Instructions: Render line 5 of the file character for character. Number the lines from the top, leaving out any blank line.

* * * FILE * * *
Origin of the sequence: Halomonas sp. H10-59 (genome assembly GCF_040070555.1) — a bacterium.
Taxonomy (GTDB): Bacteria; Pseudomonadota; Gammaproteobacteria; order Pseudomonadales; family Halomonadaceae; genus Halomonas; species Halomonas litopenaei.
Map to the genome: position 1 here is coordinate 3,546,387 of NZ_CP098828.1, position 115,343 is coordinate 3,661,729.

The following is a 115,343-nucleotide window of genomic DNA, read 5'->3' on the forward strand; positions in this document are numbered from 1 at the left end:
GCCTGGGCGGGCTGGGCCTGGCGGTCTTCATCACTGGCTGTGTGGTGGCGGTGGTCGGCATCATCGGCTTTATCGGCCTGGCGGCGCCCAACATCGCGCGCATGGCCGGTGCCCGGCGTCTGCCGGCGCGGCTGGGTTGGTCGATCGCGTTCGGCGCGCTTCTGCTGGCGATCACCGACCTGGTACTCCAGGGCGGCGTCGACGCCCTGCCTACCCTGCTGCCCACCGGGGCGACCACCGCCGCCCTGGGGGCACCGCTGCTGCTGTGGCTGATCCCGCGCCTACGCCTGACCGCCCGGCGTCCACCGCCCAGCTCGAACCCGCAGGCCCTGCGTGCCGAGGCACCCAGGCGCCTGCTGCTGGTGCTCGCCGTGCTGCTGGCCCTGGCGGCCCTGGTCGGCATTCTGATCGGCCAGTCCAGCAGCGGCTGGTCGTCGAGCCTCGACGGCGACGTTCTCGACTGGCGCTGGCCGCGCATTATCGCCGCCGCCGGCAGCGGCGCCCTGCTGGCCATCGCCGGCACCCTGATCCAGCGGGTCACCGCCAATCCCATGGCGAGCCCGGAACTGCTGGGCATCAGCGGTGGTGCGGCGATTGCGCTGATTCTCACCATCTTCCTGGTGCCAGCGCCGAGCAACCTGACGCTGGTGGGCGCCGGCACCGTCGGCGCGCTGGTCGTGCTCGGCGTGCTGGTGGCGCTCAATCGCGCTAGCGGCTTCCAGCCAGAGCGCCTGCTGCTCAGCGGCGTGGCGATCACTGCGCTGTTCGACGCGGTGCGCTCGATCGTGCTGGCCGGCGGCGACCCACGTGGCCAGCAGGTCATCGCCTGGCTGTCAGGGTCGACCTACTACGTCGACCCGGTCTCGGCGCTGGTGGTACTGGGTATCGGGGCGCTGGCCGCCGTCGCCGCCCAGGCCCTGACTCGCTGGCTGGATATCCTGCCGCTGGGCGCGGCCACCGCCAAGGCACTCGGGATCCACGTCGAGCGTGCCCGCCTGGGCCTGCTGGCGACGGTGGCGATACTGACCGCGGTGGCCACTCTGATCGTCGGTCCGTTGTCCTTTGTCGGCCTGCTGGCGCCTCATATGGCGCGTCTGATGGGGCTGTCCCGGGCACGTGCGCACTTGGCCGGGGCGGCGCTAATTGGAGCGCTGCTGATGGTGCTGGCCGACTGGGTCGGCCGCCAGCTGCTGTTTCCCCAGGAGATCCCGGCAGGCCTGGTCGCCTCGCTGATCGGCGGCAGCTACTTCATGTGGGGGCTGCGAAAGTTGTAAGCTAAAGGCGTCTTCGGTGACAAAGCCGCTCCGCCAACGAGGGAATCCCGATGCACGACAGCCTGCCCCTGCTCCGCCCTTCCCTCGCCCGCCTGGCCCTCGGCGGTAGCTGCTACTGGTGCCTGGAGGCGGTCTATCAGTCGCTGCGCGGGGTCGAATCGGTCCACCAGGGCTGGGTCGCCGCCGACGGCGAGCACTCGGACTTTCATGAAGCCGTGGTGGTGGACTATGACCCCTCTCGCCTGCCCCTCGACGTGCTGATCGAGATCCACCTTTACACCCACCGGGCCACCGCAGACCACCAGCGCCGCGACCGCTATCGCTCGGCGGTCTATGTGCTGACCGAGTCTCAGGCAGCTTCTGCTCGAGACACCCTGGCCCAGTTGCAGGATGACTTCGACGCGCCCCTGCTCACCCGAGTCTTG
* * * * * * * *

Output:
GCCTGGGCGGGCTGGGCCTGGCGGTCTTCATCACTGGCTGTGTGGTGGCGGTGGTCGGCATCATCGGCTTTATCGGCCTGGCGGCGCCCAACATCGCGCGCATGGCCGGTGCCCGGCGTCTGCCGGCGCGGCTGGGTTGGTCGATCGCGTTCGGCGCGCTTCTGCTGGCGATCACCGACCTGGTACTCCAGGGCGGCGTCGACGCCCTGCCTACCCTGCTGCCCACCGGGGCGACCACCGCCGCCCTGGGGGCACCGCTGCTGCTGTGGCTGATCCCGCGCCTACGCCTGACCGCCCGGCGTCCACCGCCCAGCTCGAACCCGCAGGCCCTGCGTGCCGAGGCACCCAGGCGCCTGCTGCTGGTGCTCGCCGTGCTGCTGGCCCTGGCGGCCCTGGTCGGCATTCTGATCGGCCAGTCCAGCAGCGGCTGGTCGTCGAGCCTCGACGGCGACGTTCTCGACTGGCGCTGGCCGCGCATTATCGCCGCCGCCGGCAGCGGCGCCCTGCTGGCCATCGCCGGCACCCTGATCCAGCGGGTCACCGCCAATCCCATGGCGAGCCCGGAACTGCTGGGCATCAGCGGTGGTGCGGCGATTGCGCTGATTCTCACCATCTTCCTGGTGCCAGCGCCGAGCAACCTGACGCTGGTGGGCGCCGGCACCGTCGGCGCGCTGGTCGTGCTCGGCGTGCTGGTGGCGCTCAATCGCGCTAGCGGCTTCCAGCCAGAGCGCCTGCTGCTCAGCGGCGTGGCGATCACTGCGCTGTTCGACGCGGTGCGCTCGATCGTGCTGGCCGGCGGCGACCCACGTGGCCAGCAGGTCATCGCCTGGCTGTCAGGGTCGACCTACTACGTCGACCCGGTCTCGGCGCTGGTGGTACTGGGTATCGGGGCGCTGGCCGCCGTCGCCGCCCAGGCCCTGACTCGCTGGCTGGATATCCTGCCGCTGGGCGCGGCCACCGCCAAGGCACTCGGGATCCACGTCGAGCGTGCCCGCCTGGGCCTGCTGGCGACGGTGGCGATACTGACCGCGGTGGCCACTCTGATCGTCGGTCCGTTGTCCTTTGTCGGCCTGCTGGCGCCTCATATGGCGCGTCTGATGGGGCTGTCCCGGGCACGTGCGCACTTGGCCGGGGCGGCGCTAATTGGAGCGCTGCTGATGGTGCTGGCCGACTGGGTCGGCCGCCAGCTGCTGTTTCCCCAGGAGATCCCGGCAGGCCTGGTCGCCTCGCTGATCGGCGGCAGCTACTTCATGTGGGGGCTGCGAAAGTTGTAAGCTAAAGGCGTCTTCGGTGACAAAGCCGCTCCGCCAACGAGGGAATCCCGATGCACGACAGCCTGCCCCTGCTCCGCCCTTCCCTCGCCCGCCTGGCCCTCGGCGGTAGCTGCTACTGGTGCCTGGAGGCGGTCTATCAGTCGCTGCGCGGGGTCGAATCGGTCCACCAGGGCTGGGTCGCCGCCGACGGCGAGCACTCGGACTTTCATGAAGCCGTGGTGGTGGACTATGACCCCTCTCGCCTGCCCCTCGACGTGCTGATCGAGATCCACCTTTACACCCACCGGGCCACCGCAGACCACCAGCGCCGCGACCGCTATCGCTCGGCGGTCTATGTGCTGACCGAGTCTCAGGCAGCTTCTGCTCGAGACACCCTGGCCCAGTTGCAGGATGACTTCGACGCGCCCCTGCTCACCCGAGTCTTG